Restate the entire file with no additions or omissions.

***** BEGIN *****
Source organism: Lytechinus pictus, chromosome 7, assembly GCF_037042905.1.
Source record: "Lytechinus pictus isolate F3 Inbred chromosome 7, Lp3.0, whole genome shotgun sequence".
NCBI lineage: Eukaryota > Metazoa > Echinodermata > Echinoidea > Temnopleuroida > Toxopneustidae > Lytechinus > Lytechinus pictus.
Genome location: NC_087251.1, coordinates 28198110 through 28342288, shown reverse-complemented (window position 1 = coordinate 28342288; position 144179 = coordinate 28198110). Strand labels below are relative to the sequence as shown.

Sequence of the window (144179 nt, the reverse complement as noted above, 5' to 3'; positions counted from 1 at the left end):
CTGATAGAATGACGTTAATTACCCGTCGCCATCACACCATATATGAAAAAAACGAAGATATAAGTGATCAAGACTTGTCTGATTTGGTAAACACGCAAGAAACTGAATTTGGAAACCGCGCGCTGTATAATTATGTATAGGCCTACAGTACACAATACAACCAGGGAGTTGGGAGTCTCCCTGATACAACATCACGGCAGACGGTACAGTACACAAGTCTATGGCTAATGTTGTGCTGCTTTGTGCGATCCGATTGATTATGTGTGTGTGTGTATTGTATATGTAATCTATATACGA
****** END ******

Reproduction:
Source organism: Lytechinus pictus, chromosome 7, assembly GCF_037042905.1.
Source record: "Lytechinus pictus isolate F3 Inbred chromosome 7, Lp3.0, whole genome shotgun sequence".
NCBI lineage: Eukaryota > Metazoa > Echinodermata > Echinoidea > Temnopleuroida > Toxopneustidae > Lytechinus > Lytechinus pictus.
Genome location: NC_087251.1, coordinates 28198110 through 28342288, shown reverse-complemented (window position 1 = coordinate 28342288; position 144179 = coordinate 28198110). Strand labels below are relative to the sequence as shown.

Sequence of the window (144179 nt, the reverse complement as noted above, 5' to 3'; positions counted from 1 at the left end):
CTGATAGAATGACGTTAATTACCCGTCGCCATCACACCATATATGAAAAAAACGAAGATATAAGTGATCAAGACTTGTCTGATTTGGTAAACACGCAAGAAACTGAATTTGGAAACCGCGCGCTGTATAATTATGTATAGGCCTACAGTACACAATACAACCAGGGAGTTGGGAGTCTCCCTGATACAACATCACGGCAGACGGTACAGTACACAAGTCTATGGCTAATGTTGTGCTGCTTTGTGCGATCCGATTGATTATGTGTGTGTGTGTATTGTATATGTAATCTATATACGA